Learn a little more about yourself this holiday season – Part 2
Use holiday downtime to create a personal action plan for 2016.
January 4, 2016 - Author: Alan Jaros, Michigan State University Extension
Now that you have taken time to think back on 2015, you are hopeful for what opportunities lie ahead. What are the next steps? How do you take observations from your past and make changes for the future? Organizations ask similar questions. Yearly growth, whether that is sustained profits, greater impacts or new ideas is important and valuable to the health of the organization. With this in mind, companies engage in strategic planning. This allows organizations to highlight key growth areas, which result in reallocating resources to support future goals or minimizing the impact of underperforming or detrimental activities. All of the efforts are expended with a simple purpose in mind: To take action to increase the effectiveness of the organization.
The same is true for personal growth and development. Many lessons can be taken from organizational development. After all, an organization is simply a collection of people with a shared purpose. Just like a business writes a strategic plan, consider making a personal action plan for 2016. This can be in relation to your career goals, personal goals or both. This four-step process can simplify the activity and get you thinking:
- Reflect on your past year. A house cannot be built from the top down just like a personal action plan should not be created without reflection. It’s a foundational step. Refer to Part 1 of this series for more on reflection.
- Understand your values. What is it that I want as part of my experience for next year? What can I do without? Values are as individual as your food preferences. They may also change with time and should be evaluated on a daily basis. You can even refer to “Define Your Personal Core Values: 5 Steps,” a helpful article by INC Magazine, to better understand your personal values.
- Set goals for the year. Equipped with a better understanding of yourself, take out your journal and write down three to five specific goals for the year. It’s important for your goals to be S.M.A.R.T. in order to be successful in 2016. For more information on S.M.A.R.T. goals, visit this University of Virginia publication “Writing S.M.A.R.T. Goals.”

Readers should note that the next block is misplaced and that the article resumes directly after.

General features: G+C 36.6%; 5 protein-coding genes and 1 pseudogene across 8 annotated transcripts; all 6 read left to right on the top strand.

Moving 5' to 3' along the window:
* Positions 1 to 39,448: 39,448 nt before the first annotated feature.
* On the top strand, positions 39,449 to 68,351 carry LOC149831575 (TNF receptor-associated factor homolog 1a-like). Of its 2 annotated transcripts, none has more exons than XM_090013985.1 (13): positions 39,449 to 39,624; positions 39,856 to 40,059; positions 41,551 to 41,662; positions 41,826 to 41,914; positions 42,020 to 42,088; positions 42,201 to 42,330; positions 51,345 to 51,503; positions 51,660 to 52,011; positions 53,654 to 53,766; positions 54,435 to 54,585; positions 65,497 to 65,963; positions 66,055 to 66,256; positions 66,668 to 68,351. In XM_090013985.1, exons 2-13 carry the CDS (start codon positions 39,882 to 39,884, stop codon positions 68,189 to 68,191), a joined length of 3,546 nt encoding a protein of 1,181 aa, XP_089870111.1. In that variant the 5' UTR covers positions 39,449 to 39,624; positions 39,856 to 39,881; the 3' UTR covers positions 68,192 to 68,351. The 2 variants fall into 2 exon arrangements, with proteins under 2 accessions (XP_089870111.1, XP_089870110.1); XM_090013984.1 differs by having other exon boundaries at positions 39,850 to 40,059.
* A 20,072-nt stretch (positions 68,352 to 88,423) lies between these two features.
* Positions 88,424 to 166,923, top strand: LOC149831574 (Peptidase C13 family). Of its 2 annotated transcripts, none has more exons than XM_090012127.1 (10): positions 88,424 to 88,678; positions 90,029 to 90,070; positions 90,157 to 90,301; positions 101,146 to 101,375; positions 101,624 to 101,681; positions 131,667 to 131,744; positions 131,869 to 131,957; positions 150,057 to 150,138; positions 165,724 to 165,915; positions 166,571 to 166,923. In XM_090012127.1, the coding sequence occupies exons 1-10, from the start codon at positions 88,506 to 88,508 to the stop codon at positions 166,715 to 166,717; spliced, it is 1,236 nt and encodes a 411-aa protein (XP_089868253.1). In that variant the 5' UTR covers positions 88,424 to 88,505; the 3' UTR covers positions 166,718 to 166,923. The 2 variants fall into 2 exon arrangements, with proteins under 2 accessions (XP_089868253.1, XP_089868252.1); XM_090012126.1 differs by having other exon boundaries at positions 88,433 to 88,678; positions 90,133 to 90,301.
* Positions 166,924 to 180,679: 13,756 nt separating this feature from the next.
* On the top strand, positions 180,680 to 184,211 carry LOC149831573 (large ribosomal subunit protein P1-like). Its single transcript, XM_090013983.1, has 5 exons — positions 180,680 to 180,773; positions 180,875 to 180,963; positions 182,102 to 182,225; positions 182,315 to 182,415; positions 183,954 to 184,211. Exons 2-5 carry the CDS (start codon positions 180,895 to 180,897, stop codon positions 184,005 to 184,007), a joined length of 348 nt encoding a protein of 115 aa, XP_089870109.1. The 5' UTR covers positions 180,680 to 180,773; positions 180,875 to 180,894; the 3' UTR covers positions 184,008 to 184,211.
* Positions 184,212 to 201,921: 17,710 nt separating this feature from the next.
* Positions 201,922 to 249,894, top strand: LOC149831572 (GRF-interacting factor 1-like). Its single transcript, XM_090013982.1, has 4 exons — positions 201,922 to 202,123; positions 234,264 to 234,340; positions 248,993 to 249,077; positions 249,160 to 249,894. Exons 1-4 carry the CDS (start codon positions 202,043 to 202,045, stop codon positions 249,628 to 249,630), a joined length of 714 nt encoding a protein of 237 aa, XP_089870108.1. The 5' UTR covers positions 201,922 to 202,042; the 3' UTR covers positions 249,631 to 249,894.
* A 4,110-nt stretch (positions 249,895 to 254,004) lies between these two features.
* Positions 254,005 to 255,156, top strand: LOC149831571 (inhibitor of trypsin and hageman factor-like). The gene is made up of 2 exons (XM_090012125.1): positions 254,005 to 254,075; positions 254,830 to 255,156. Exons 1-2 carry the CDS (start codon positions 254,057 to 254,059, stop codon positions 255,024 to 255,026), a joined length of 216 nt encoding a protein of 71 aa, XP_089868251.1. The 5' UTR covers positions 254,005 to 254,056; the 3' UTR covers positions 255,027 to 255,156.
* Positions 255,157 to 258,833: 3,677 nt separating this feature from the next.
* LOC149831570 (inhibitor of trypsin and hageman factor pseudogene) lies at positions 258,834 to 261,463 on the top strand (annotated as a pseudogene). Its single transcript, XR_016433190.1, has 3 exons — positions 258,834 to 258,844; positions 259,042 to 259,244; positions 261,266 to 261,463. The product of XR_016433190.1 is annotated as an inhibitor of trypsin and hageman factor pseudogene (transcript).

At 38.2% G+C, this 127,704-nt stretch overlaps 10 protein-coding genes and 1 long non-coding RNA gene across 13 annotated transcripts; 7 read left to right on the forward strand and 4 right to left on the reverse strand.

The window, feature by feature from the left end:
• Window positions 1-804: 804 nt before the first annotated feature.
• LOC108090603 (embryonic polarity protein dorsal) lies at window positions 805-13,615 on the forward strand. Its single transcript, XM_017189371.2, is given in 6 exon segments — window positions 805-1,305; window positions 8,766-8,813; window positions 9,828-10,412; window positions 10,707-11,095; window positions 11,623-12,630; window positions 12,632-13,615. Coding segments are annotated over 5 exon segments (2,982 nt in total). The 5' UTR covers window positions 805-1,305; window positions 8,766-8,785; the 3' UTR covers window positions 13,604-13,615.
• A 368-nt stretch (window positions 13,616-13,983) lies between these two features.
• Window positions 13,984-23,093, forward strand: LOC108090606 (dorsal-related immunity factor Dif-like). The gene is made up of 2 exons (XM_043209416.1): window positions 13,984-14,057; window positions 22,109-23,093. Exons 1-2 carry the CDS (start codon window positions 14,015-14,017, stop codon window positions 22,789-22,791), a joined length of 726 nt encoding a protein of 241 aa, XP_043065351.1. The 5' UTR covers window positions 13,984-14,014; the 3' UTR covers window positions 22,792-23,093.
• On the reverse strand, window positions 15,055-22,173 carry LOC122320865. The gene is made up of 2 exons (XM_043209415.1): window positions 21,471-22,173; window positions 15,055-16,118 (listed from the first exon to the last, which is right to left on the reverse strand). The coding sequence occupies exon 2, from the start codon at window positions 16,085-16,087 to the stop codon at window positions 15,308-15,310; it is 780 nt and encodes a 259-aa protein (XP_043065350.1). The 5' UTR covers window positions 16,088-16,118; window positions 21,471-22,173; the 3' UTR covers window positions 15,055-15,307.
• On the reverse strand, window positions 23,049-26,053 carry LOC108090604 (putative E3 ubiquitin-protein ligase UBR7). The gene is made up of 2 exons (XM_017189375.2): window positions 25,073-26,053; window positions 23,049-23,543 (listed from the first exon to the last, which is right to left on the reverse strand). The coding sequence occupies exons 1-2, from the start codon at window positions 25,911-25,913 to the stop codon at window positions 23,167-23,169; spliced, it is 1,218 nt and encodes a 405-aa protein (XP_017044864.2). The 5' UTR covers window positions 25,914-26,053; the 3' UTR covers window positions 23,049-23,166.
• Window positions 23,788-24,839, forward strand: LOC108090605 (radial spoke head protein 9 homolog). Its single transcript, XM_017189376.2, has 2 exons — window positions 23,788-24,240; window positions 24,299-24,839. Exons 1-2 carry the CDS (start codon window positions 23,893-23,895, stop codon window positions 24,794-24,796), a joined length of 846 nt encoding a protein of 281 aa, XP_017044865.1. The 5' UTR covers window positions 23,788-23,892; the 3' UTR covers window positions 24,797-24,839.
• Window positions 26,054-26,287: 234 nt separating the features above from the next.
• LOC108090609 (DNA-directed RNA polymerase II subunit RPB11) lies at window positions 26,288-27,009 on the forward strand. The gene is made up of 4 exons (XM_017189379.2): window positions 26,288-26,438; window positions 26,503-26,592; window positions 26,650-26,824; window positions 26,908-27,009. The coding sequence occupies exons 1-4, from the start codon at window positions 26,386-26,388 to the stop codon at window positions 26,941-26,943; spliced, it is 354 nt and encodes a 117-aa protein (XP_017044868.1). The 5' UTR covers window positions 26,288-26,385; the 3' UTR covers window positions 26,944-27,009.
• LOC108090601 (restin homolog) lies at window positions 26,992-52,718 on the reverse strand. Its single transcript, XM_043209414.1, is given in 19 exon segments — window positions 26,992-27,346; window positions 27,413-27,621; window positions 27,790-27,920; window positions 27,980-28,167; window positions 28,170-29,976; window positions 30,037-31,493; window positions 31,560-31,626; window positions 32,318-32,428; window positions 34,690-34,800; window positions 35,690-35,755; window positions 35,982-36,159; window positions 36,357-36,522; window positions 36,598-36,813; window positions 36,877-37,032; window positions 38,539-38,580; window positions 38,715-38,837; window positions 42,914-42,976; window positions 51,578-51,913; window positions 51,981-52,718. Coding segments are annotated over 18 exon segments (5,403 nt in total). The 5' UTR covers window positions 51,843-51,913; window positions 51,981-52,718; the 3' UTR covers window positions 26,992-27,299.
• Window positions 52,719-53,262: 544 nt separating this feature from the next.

- Evaluate the goals for simplicity. It’s easy to write goals that are big picture. “Get a new job” or “lose weight” are easier said than done. Set yourself up for success and celebrate accomplishments. We hear so often that New Year’s resolutions are broken after a few months for this exact reason. Keeping your skills and talents in mind will help. Consider this example: “Lose 15 pounds this year” would be an ineffective goal. If you want to lose weight in 2016, consider options that rely on your strengths and interests and work them into your goal. Thinking about a weight loss goal, try structuring it like this: “Attend two series of Zumba classes by March 1, resulting in a weight loss of 15 pounds.” The focus shifts from the unsurmountable weight loss goal to a more enjoyable personal fitness activity like Zumba.
Creating a personal action plan can be fun and rewarding if you are serious about making changes. Just like you do at your daily job, goal setting is an important step to growing as an individual. Michigan State University Extension offers a wealth of resources on leadership and personal development at their website. For more information about this article, contact me, education director, MSUE Tollgate Education Center, 28115 Meadowbrook Road, Novi, MI 48377, at 248-347-0269 or email@example.com.